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Ecol Appl. 2006 Dec;16(6):2399-410.

Demographic models inform selection of biocontrol agents for garlic mustard (Alliaria petiolata).

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1
Department of Crop and Soil Science, Michigan State University, East Lansing 48824, USA. asdavis1@uiuc.edu

Abstract

Nonindigenous invasive plants pose a major threat to natural communities worldwide. Biological control of weeds via selected introduction of their natural enemies can affect control over large spatial areas but also risk nontarget effects. To maximize effectiveness while minimizing risk, weed biocontrol programs should introduce the minimum number of host-specific natural enemies necessary to control an invasive nonindigenous plant. We used elasticity analysis of a matrix model to help inform biocontrol agent selection for garlic mustard (Alliaria petiolata (M. Bieb.) Cavara and Grande). The Eurasian biennial A. petiolata is considered one of the most problematic invaders of temperate forests in North America. Four weevil species in the genus Ceutorhynchus (Coleoptera: Curculionidae) are currently considered potential biocontrol agents. These species attack rosettes (C. scrobicollis), stems (C. roberti, C. alliariae), and seeds (C. constrictus) of A. petiolata. Elasticity analyses using A. petiolata demographic parameters from North America indicated that changes in the rosette-to-flowering-plant transition and changes in fecundity consistently had the greatest impact on population growth rate. These results suggest that attack by the rosette-feeder C. scrobicollis, which reduces overwintering survival, and seed or stem feeders that reduce seed output should be particularly effective. Model outcomes differed greatly as A. petiolata demographic parameters were varied within ranges observed in North America, indicating that successful control of A. petiolata populations may occur under some, but not all, conditions. Using these a priori analyses we predict: (1) rosette mortality and reduction of seed output will be the most important factors determining A. petiolata demography; (2) the root-crown feeder C. scrobicollis will have the most significant impact on A. petiolata demography; (3) releases of single control agents are unlikely to control A. petiolata across its full range of demographic variability; (4) combinations of agents that simultaneously reduce rosette survival and seed production will be required to suppress the most vigorous A. petiolata populations. These predictions can be tested using established long-term monitoring sites coupled with a designed release program. If demographic models can successfully predict biocontrol agent impact on invasive plant populations, a continued dialogue and collaboration between empirical and theoretical approaches may be the key to the development of successful biocontrol tactics for plant invaders in the future.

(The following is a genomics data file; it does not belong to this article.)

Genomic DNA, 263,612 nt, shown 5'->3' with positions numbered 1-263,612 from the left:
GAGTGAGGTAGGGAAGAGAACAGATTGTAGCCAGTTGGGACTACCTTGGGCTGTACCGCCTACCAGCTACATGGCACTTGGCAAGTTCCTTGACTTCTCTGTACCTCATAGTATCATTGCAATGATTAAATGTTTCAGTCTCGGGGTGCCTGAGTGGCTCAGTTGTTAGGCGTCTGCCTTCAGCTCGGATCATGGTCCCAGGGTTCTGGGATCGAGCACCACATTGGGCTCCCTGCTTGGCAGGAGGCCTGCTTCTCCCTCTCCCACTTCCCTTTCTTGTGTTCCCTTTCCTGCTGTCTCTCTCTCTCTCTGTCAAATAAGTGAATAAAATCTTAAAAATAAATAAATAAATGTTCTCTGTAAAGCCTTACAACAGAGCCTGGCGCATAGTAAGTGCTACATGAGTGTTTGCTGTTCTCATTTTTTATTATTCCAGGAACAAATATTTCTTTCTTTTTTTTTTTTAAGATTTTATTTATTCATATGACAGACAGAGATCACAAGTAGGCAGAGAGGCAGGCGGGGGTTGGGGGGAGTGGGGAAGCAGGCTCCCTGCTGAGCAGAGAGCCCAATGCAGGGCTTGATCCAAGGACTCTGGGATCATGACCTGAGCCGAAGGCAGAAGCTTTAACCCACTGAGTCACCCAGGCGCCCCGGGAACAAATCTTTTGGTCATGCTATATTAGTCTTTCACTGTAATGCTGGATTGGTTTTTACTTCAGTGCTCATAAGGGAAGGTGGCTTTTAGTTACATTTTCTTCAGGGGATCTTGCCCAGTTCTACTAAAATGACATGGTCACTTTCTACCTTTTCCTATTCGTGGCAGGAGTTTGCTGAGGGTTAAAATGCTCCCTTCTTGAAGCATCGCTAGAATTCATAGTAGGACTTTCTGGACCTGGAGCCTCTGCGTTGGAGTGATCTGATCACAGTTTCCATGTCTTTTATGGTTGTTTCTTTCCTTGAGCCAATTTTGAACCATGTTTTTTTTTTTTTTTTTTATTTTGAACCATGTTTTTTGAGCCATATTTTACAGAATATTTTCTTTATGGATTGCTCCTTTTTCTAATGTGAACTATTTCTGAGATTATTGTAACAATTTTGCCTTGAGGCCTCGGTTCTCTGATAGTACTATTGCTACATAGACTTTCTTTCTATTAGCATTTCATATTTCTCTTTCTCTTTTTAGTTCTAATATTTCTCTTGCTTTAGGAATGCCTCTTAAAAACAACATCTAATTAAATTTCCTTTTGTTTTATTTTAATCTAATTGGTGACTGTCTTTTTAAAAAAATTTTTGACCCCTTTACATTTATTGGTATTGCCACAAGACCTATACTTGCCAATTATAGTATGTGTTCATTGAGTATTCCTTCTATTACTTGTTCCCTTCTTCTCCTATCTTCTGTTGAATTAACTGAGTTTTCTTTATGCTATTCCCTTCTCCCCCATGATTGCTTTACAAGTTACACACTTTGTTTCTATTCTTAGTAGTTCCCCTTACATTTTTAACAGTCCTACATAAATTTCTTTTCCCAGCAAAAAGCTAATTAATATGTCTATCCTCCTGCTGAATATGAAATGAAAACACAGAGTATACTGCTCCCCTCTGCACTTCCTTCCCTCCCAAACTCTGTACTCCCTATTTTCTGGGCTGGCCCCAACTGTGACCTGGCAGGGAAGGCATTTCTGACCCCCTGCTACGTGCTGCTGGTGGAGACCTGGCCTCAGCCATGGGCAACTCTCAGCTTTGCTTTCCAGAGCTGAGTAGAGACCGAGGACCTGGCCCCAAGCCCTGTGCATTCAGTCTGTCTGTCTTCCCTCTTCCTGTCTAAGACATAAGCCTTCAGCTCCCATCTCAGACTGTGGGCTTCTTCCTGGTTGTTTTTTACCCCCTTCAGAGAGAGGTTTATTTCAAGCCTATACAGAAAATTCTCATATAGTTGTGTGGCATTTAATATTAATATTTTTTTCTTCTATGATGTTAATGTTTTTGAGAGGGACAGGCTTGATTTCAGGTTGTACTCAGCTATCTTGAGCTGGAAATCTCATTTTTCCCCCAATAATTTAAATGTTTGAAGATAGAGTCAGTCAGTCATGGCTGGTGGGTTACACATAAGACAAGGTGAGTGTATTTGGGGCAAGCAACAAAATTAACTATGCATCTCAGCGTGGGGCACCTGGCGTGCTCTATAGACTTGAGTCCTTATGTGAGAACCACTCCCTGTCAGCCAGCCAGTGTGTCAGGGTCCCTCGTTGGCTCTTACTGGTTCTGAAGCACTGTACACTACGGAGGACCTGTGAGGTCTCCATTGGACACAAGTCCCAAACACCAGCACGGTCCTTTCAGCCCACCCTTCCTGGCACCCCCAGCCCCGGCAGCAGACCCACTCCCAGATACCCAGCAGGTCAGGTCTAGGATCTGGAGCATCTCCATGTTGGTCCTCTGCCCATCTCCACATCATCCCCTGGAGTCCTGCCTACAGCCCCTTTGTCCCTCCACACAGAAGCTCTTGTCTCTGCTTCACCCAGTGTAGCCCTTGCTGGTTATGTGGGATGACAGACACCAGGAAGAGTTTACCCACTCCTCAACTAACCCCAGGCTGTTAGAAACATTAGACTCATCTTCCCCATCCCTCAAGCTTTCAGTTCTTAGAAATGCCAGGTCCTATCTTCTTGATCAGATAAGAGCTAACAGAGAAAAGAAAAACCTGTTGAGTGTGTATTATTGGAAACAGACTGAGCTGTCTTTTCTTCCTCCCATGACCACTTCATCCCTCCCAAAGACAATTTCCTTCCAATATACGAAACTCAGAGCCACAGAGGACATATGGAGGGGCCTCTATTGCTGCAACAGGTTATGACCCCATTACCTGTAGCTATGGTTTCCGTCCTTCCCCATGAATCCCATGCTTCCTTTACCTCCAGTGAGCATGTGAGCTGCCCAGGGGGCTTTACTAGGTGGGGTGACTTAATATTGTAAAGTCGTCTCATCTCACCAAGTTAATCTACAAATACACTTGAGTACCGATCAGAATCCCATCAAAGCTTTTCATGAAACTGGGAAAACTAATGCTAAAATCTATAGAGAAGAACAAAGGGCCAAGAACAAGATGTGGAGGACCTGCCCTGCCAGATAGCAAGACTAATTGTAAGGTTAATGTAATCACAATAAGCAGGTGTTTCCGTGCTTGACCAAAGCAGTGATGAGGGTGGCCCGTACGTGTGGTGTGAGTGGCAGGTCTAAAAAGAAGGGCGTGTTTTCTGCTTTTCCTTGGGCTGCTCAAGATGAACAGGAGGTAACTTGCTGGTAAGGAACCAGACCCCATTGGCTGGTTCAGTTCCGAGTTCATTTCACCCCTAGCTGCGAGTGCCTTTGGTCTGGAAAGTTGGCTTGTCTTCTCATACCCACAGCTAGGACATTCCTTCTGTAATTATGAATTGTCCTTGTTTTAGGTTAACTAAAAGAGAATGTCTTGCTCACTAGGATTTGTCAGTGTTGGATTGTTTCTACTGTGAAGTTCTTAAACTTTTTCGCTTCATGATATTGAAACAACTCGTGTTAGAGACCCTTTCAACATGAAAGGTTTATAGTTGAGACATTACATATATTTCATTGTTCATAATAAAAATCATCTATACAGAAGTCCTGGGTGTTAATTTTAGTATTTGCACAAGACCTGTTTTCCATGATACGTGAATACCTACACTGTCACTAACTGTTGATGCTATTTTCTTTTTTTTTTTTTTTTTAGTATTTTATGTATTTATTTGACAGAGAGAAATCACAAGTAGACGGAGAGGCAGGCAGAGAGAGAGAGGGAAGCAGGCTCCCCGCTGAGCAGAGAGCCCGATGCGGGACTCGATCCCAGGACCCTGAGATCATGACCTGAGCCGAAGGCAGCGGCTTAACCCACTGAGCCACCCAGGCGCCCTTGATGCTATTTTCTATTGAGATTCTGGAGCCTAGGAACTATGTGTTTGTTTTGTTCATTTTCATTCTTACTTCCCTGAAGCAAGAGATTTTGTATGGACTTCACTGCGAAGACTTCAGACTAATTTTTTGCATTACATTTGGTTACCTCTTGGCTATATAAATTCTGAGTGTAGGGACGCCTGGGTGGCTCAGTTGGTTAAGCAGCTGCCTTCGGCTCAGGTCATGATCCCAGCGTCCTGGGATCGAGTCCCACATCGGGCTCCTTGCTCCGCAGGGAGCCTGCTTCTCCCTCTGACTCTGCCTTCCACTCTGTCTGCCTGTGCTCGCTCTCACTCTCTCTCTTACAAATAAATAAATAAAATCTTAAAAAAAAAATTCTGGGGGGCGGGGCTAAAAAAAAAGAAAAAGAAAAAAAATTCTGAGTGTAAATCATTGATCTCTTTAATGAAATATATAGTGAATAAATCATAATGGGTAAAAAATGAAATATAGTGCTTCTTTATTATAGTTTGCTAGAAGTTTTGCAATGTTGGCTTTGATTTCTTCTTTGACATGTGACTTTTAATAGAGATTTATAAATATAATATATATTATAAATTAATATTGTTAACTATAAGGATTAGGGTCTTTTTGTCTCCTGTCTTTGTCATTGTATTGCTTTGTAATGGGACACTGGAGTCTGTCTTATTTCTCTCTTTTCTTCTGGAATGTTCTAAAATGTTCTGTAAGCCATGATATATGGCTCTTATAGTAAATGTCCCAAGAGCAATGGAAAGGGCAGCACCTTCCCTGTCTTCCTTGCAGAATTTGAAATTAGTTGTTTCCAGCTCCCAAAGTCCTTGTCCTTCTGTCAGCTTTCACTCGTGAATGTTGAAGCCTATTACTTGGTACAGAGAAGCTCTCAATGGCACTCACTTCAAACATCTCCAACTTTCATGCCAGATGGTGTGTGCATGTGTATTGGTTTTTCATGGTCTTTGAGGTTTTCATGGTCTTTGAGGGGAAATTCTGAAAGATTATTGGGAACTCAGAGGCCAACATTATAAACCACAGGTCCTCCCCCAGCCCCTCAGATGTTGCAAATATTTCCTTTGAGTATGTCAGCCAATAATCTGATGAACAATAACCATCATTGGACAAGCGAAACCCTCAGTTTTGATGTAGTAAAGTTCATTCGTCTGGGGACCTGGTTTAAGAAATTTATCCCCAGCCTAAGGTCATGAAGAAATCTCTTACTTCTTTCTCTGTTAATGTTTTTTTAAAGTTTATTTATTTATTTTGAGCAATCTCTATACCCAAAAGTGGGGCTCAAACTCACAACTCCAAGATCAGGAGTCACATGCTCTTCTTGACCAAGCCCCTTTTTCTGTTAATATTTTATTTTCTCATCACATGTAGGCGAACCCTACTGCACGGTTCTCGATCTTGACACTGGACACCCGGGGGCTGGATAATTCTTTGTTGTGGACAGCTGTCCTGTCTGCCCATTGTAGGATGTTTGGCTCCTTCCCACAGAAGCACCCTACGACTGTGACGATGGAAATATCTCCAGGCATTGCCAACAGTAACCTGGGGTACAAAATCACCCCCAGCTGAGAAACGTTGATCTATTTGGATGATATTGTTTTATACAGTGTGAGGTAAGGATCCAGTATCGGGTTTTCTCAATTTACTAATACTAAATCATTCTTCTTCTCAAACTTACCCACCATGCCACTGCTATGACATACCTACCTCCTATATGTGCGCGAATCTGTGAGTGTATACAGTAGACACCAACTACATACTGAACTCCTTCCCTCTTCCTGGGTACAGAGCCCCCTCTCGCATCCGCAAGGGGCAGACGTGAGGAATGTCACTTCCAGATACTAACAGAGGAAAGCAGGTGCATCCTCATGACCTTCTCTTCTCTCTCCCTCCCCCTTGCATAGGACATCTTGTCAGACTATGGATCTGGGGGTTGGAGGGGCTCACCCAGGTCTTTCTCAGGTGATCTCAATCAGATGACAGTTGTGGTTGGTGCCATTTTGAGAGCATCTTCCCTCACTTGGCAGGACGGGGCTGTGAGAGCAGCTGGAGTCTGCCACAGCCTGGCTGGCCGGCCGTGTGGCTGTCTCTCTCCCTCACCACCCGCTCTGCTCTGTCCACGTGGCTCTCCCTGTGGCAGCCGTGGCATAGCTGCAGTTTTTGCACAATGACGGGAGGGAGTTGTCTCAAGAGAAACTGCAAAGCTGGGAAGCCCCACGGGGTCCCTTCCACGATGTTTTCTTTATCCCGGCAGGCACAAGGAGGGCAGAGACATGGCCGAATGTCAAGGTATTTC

PMID:
17205913
[Indexed for MEDLINE]
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